A Biological Model of Unions
AbstractThis paper applies principles from evolutionary biology to the study of unions. We show that unions that implement the preferred wage and organizing policies of workers will be displaced in evolutionary competition by unions that either extract less from firms, allowing them to live longer, or spend more on union organizing, or both. This implies that unions with constitutional incumbency advantages that allow leaders to depart from members' preferences may have a selective advantage, allowing them to grow at the expense of unions lacking such provisions. Evidence from the history of American unions supports these predictions. (JEL A12, J51)
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Bibliographic InfoArticle provided by American Economic Association in its journal American Economic Journal: Applied Economics.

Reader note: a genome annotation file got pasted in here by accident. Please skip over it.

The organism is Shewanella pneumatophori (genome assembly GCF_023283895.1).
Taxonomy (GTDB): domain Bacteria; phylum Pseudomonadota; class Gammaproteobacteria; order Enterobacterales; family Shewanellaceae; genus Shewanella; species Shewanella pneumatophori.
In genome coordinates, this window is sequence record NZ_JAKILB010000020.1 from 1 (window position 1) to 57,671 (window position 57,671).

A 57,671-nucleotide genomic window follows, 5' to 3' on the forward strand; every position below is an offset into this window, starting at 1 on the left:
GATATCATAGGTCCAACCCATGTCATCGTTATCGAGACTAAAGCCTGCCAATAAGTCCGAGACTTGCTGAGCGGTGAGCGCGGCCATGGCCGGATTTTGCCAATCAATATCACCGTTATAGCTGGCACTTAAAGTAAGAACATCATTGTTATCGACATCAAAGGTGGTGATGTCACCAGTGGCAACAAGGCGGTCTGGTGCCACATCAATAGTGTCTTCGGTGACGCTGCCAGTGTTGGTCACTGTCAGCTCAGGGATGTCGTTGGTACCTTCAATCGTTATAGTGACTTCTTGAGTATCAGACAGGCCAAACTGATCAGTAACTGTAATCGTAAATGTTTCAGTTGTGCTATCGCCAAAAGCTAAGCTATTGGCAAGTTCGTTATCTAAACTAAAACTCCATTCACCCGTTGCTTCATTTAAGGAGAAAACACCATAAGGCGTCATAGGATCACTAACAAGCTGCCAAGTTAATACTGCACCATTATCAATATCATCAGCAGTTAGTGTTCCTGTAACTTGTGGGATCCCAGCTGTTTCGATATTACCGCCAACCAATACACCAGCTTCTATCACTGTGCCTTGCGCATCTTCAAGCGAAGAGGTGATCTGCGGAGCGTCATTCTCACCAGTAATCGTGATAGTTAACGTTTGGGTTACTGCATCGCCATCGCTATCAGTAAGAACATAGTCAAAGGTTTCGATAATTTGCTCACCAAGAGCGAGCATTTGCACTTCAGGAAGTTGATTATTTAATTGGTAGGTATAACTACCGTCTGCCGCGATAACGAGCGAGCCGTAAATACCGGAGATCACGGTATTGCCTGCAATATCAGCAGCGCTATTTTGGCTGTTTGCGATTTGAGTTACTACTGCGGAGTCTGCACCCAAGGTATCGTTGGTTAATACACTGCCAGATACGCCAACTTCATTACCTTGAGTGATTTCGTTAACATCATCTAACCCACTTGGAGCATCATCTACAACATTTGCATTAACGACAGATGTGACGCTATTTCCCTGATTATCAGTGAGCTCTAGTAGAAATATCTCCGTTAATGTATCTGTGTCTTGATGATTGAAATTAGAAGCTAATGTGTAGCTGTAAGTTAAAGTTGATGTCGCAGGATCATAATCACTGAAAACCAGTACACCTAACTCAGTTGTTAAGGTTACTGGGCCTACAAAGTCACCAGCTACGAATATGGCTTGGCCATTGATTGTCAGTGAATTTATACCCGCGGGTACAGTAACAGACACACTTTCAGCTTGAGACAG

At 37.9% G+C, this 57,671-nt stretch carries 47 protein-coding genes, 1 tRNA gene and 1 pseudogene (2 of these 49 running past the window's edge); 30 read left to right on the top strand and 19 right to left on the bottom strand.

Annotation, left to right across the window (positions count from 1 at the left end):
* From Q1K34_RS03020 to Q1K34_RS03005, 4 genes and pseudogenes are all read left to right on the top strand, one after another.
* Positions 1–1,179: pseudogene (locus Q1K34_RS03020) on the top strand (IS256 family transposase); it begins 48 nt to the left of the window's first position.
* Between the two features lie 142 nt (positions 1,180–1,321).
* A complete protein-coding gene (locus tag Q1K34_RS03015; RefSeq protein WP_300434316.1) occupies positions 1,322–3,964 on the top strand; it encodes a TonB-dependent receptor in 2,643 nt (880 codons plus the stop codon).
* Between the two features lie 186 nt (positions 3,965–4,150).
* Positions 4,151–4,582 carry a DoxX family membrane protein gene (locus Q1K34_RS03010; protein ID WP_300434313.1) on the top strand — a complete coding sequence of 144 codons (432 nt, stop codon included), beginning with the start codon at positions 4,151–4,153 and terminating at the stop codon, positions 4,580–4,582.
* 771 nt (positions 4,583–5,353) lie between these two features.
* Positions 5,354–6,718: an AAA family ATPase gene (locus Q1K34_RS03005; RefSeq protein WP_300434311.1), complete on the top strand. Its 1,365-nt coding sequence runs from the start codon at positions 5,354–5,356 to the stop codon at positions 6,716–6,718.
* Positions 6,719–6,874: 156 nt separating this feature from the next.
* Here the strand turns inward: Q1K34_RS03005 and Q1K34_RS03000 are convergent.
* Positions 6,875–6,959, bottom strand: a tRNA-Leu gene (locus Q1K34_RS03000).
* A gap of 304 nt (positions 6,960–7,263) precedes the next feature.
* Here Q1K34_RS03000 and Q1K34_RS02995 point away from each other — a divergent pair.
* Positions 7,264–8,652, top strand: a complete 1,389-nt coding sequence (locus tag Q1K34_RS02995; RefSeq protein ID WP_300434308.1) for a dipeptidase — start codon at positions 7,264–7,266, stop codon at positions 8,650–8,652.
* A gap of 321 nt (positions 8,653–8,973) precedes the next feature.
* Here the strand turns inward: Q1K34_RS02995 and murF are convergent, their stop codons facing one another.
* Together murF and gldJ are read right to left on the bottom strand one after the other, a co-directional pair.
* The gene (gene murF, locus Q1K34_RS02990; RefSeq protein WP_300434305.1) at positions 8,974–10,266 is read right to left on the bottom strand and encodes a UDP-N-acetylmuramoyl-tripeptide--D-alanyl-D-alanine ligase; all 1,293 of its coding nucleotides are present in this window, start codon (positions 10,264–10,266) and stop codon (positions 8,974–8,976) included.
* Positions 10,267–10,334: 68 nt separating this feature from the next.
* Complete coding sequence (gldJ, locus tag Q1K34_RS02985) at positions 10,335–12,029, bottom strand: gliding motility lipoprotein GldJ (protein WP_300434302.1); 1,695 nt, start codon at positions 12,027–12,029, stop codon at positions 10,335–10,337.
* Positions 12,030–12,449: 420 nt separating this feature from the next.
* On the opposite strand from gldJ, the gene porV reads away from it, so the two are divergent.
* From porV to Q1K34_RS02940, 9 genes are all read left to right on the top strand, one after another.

Volume (Year): 1 (2009)
Issue (Month): 2 (April)
Other versions of this item:
- A12 - General Economics and Teaching - - General Economics - - - Relation of Economics to Other Disciplines
- J51 - Labor and Demographic Economics - - Labor-Management Relations, Trade Unions, and Collective Bargaining - - - Trade Unions: Objectives, Structure, and Effects
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